Lymphedema is an uncomfortable, often unsightly swelling of the limbs or other parts of the body that comes in two forms: primary lymphedema and secondary lymphedema. Primary lymphedema starts from birth and is usually due to abnormalities in the lymphatic system that affects the lymph nodes. This can occur in both men and women and is the rarer of the two types.
Secondary lymphedema is generally caused by damage to the lymph nodes. Lymph node damage includes but is not limited to: radiation or other cancer treatments, infections, surgery, trauma or injury, and immobility and obesity. The last two are usually linked. When a person is immobile, the lymph fluids within the body do not cycle as they should, which causes backup of lymph fluid that collects in certain areas of the body. This occurs most commonly in the arms and legs. One of the arms or legs may swell which not only looks unsightly, but can cause discomfort. Signs of secondary lymphedema include a tight feeling in the skin, a redness or rash on the skin, discomfort of clothing, watches, bracelets, rings and other accessories, and a noticeable difference in the symmetry of the limbs. Not all cases of lymphedema are marked by noticeable swelling, though. Sometimes, cases of lymphedema are more mild and are marked only by tightness, tenderness and slight puffiness.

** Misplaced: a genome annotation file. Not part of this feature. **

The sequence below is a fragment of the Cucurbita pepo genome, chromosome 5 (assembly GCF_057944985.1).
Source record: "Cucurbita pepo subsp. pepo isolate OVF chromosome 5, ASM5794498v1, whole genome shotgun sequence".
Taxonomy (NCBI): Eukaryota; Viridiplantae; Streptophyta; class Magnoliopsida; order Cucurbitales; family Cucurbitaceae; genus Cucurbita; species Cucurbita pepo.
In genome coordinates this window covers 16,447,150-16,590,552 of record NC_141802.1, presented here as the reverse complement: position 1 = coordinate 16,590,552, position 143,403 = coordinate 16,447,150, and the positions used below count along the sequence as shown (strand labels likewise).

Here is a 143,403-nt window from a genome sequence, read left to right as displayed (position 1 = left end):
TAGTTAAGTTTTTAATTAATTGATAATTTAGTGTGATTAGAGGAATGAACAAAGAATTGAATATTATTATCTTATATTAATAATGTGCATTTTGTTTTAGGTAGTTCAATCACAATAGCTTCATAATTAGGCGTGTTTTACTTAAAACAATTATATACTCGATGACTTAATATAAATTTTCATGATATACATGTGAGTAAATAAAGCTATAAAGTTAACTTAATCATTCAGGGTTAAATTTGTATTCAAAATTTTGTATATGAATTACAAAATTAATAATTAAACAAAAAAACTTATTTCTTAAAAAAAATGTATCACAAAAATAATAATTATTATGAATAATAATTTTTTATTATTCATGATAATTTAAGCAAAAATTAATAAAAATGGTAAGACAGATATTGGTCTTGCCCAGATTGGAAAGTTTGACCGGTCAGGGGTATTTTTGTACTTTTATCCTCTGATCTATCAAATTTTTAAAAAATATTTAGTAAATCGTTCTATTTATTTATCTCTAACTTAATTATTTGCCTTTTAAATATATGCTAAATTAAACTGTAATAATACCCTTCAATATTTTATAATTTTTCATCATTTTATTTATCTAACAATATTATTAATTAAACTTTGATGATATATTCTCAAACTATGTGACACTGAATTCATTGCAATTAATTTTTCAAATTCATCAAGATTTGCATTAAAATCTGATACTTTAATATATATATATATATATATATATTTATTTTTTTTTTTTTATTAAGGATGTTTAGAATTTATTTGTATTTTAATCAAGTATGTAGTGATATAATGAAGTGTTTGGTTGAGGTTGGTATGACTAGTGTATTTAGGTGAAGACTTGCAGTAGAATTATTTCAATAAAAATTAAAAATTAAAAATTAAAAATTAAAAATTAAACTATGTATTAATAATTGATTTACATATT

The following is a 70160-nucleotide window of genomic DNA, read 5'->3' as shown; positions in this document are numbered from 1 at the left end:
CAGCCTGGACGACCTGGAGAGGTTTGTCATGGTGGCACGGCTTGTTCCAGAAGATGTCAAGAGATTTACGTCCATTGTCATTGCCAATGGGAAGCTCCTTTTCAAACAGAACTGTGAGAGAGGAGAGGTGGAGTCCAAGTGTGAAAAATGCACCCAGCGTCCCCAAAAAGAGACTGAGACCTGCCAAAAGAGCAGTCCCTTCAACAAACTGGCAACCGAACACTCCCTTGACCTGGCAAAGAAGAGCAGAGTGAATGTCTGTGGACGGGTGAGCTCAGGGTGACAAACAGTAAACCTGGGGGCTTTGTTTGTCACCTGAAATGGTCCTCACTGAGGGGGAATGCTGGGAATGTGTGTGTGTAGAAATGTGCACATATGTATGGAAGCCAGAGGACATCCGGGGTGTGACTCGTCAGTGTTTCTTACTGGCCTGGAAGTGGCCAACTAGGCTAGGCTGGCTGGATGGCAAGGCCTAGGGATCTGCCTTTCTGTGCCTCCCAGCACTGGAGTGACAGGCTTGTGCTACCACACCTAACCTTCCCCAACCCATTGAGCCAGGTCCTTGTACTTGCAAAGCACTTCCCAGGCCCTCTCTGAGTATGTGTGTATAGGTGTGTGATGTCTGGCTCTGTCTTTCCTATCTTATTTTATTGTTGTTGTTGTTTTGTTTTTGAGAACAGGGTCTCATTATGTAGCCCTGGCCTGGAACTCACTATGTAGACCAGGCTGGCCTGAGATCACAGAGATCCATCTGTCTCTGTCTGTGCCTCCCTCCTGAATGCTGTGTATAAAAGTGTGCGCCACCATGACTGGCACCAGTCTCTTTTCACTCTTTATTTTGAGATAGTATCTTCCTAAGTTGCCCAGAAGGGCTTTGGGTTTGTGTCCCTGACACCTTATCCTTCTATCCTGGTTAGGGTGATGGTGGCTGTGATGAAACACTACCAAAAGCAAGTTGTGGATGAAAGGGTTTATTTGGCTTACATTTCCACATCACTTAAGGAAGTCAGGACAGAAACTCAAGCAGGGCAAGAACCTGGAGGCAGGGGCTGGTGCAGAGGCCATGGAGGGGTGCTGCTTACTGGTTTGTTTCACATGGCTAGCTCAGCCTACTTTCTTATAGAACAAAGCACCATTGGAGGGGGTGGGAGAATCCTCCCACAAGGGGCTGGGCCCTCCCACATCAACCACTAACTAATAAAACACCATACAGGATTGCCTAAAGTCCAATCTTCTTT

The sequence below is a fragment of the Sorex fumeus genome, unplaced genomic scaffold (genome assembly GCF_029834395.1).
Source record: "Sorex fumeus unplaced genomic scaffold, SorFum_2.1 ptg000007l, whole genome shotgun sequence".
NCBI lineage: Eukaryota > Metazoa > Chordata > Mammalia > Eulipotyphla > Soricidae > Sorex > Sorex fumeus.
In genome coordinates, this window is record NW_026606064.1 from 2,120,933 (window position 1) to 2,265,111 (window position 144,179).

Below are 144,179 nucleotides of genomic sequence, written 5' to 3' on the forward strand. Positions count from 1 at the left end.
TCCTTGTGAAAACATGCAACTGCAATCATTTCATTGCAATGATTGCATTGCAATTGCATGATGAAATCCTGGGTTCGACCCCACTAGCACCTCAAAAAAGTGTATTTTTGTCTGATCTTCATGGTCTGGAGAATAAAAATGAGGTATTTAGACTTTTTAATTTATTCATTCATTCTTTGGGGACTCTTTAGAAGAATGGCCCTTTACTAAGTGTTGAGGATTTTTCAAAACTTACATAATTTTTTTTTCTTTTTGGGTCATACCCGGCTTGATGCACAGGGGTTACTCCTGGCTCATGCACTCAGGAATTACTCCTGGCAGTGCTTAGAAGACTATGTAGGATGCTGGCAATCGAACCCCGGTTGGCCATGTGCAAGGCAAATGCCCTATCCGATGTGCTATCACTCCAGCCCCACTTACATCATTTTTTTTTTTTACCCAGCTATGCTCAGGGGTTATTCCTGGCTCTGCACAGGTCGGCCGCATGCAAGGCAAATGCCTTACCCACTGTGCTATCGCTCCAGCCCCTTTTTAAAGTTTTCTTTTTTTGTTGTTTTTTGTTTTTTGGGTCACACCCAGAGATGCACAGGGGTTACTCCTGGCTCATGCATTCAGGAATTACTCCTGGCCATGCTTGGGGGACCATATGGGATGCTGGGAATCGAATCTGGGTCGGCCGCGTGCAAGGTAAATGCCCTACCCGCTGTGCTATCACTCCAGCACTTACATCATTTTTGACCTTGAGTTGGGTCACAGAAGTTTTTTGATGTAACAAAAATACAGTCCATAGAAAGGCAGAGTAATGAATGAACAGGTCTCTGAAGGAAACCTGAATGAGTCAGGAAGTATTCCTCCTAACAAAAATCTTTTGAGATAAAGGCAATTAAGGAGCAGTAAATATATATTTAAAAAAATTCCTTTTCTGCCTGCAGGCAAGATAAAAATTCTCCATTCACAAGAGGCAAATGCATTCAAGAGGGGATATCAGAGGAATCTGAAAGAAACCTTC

While there is no particular cure for lymphedema, there are numerous options for lymphedema treatment and symptom management. There are surgical options for drainage, but it will not cure the lymphedema. There are other ways of treatment that patients generally prefer to try before resorting to surgical options.
Compression is one of the more commonly prescribed treatments for lymphedema and can help with the swelling and flow of lymph fluid. There are numerous different types of compression bandages and compression stockings that promote flow of lymph fluid in the affected limbs such as arms or legs. Exercise is also a way to manage symptoms, but only if the patient is not too uncomfortable or if the exercises don’t cause too much pain. Exercise may be one of the treatments suggested after other methods of treatment have been explored. Another method of symptom management in lymphedema is massage, called manual lymph drainage or MLD. Manual lymph drainage is a specific type of massage technique that should be done by a highly trained specialist. Specialists in this type of treatment can be found at clinics like Avicenna Acupuncture where patients can also get treatment for different types of pain management like fibromyalgia, shoulder pain, neck pain, migraines, knee pain and more.
It’s also important for patients to learn about proper skincare as lymphedema symptoms can cause rashes, infections and more. While there are options for medicated topical treatments in the case of infection, some people also prefer to use more natural skincare options such as organic oils and essential oils. Lymphedema care usually requires a multi-pronged approach to treatment that takes commitment from both the patient and the specialists who treat them.